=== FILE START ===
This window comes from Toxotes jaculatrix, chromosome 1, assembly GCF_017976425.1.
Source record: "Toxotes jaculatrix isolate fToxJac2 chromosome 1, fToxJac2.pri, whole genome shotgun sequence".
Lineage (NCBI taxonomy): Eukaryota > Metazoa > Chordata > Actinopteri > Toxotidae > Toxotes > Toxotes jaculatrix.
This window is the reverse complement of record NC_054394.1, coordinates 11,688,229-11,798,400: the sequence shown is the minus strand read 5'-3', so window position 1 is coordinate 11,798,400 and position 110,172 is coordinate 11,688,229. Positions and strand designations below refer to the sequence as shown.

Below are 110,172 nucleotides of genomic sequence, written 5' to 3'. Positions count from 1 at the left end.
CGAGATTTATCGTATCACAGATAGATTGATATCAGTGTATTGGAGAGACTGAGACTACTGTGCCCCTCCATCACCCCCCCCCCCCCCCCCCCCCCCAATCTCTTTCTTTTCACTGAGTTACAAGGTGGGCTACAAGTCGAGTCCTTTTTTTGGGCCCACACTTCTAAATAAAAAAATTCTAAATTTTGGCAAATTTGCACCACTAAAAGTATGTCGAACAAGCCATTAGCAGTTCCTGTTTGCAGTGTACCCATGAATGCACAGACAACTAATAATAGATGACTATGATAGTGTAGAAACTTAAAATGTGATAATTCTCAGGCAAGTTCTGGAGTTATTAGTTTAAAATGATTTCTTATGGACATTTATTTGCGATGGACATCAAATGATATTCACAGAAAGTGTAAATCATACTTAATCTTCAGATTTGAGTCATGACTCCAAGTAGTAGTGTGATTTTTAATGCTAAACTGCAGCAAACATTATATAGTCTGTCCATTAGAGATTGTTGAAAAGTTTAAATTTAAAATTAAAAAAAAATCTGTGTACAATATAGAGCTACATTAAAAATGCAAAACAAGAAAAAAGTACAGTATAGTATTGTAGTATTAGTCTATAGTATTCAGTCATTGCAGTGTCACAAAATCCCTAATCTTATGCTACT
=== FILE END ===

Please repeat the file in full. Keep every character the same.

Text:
This window comes from Toxotes jaculatrix, chromosome 1, assembly GCF_017976425.1.
Source record: "Toxotes jaculatrix isolate fToxJac2 chromosome 1, fToxJac2.pri, whole genome shotgun sequence".
Lineage (NCBI taxonomy): Eukaryota > Metazoa > Chordata > Actinopteri > Toxotidae > Toxotes > Toxotes jaculatrix.
This window is the reverse complement of record NC_054394.1, coordinates 11,688,229-11,798,400: the sequence shown is the minus strand read 5'-3', so window position 1 is coordinate 11,798,400 and position 110,172 is coordinate 11,688,229. Positions and strand designations below refer to the sequence as shown.

Below are 110,172 nucleotides of genomic sequence, written 5' to 3'. Positions count from 1 at the left end.
CGAGATTTATCGTATCACAGATAGATTGATATCAGTGTATTGGAGAGACTGAGACTACTGTGCCCCTCCATCACCCCCCCCCCCCCCCCCCCCCCCAATCTCTTTCTTTTCACTGAGTTACAAGGTGGGCTACAAGTCGAGTCCTTTTTTTGGGCCCACACTTCTAAATAAAAAAATTCTAAATTTTGGCAAATTTGCACCACTAAAAGTATGTCGAACAAGCCATTAGCAGTTCCTGTTTGCAGTGTACCCATGAATGCACAGACAACTAATAATAGATGACTATGATAGTGTAGAAACTTAAAATGTGATAATTCTCAGGCAAGTTCTGGAGTTATTAGTTTAAAATGATTTCTTATGGACATTTATTTGCGATGGACATCAAATGATATTCACAGAAAGTGTAAATCATACTTAATCTTCAGATTTGAGTCATGACTCCAAGTAGTAGTGTGATTTTTAATGCTAAACTGCAGCAAACATTATATAGTCTGTCCATTAGAGATTGTTGAAAAGTTTAAATTTAAAATTAAAAAAAAATCTGTGTACAATATAGAGCTACATTAAAAATGCAAAACAAGAAAAAAGTACAGTATAGTATTGTAGTATTAGTCTATAGTATTCAGTCATTGCAGTGTCACAAAATCCCTAATCTTATGCTACT